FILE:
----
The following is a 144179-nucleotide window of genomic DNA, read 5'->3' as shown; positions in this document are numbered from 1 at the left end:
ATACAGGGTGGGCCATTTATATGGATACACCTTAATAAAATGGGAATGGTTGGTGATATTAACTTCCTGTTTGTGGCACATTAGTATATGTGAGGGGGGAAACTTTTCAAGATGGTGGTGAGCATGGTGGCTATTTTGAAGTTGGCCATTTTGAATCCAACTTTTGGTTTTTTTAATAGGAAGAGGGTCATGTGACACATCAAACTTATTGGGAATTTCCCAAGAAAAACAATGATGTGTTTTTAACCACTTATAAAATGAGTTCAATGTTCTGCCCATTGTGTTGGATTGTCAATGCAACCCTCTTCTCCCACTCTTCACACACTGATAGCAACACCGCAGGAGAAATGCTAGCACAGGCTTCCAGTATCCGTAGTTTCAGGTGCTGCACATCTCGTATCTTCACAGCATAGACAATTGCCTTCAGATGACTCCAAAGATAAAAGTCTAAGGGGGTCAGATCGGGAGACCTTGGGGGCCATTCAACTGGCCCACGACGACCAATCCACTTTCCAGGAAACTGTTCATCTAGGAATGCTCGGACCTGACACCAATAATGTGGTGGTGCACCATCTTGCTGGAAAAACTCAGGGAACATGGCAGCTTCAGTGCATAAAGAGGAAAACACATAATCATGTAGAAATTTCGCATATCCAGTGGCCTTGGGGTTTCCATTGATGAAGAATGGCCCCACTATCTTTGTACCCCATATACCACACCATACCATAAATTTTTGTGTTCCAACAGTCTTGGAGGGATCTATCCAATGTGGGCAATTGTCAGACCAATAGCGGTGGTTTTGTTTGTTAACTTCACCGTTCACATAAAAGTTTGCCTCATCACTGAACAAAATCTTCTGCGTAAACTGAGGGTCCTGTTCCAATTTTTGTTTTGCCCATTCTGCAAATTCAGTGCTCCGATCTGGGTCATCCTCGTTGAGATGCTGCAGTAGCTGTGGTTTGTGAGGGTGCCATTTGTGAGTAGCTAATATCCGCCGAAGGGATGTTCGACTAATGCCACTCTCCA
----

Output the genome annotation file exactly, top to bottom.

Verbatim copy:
The following is a 144179-nucleotide window of genomic DNA, read 5'->3' as shown; positions in this document are numbered from 1 at the left end:
ATACAGGGTGGGCCATTTATATGGATACACCTTAATAAAATGGGAATGGTTGGTGATATTAACTTCCTGTTTGTGGCACATTAGTATATGTGAGGGGGGAAACTTTTCAAGATGGTGGTGAGCATGGTGGCTATTTTGAAGTTGGCCATTTTGAATCCAACTTTTGGTTTTTTTAATAGGAAGAGGGTCATGTGACACATCAAACTTATTGGGAATTTCCCAAGAAAAACAATGATGTGTTTTTAACCACTTATAAAATGAGTTCAATGTTCTGCCCATTGTGTTGGATTGTCAATGCAACCCTCTTCTCCCACTCTTCACACACTGATAGCAACACCGCAGGAGAAATGCTAGCACAGGCTTCCAGTATCCGTAGTTTCAGGTGCTGCACATCTCGTATCTTCACAGCATAGACAATTGCCTTCAGATGACTCCAAAGATAAAAGTCTAAGGGGGTCAGATCGGGAGACCTTGGGGGCCATTCAACTGGCCCACGACGACCAATCCACTTTCCAGGAAACTGTTCATCTAGGAATGCTCGGACCTGACACCAATAATGTGGTGGTGCACCATCTTGCTGGAAAAACTCAGGGAACATGGCAGCTTCAGTGCATAAAGAGGAAAACACATAATCATGTAGAAATTTCGCATATCCAGTGGCCTTGGGGTTTCCATTGATGAAGAATGGCCCCACTATCTTTGTACCCCATATACCACACCATACCATAAATTTTTGTGTTCCAACAGTCTTGGAGGGATCTATCCAATGTGGGCAATTGTCAGACCAATAGCGGTGGTTTTGTTTGTTAACTTCACCGTTCACATAAAAGTTTGCCTCATCACTGAACAAAATCTTCTGCGTAAACTGAGGGTCCTGTTCCAATTTTTGTTTTGCCCATTCTGCAAATTCAGTGCTCCGATCTGGGTCATCCTCGTTGAGATGCTGCAGTAGCTGTGGTTTGTGAGGGTGCCATTTGTGAGTAGCTAATATCCGCCGAAGGGATGTTCGACTAATGCCACTCTCCA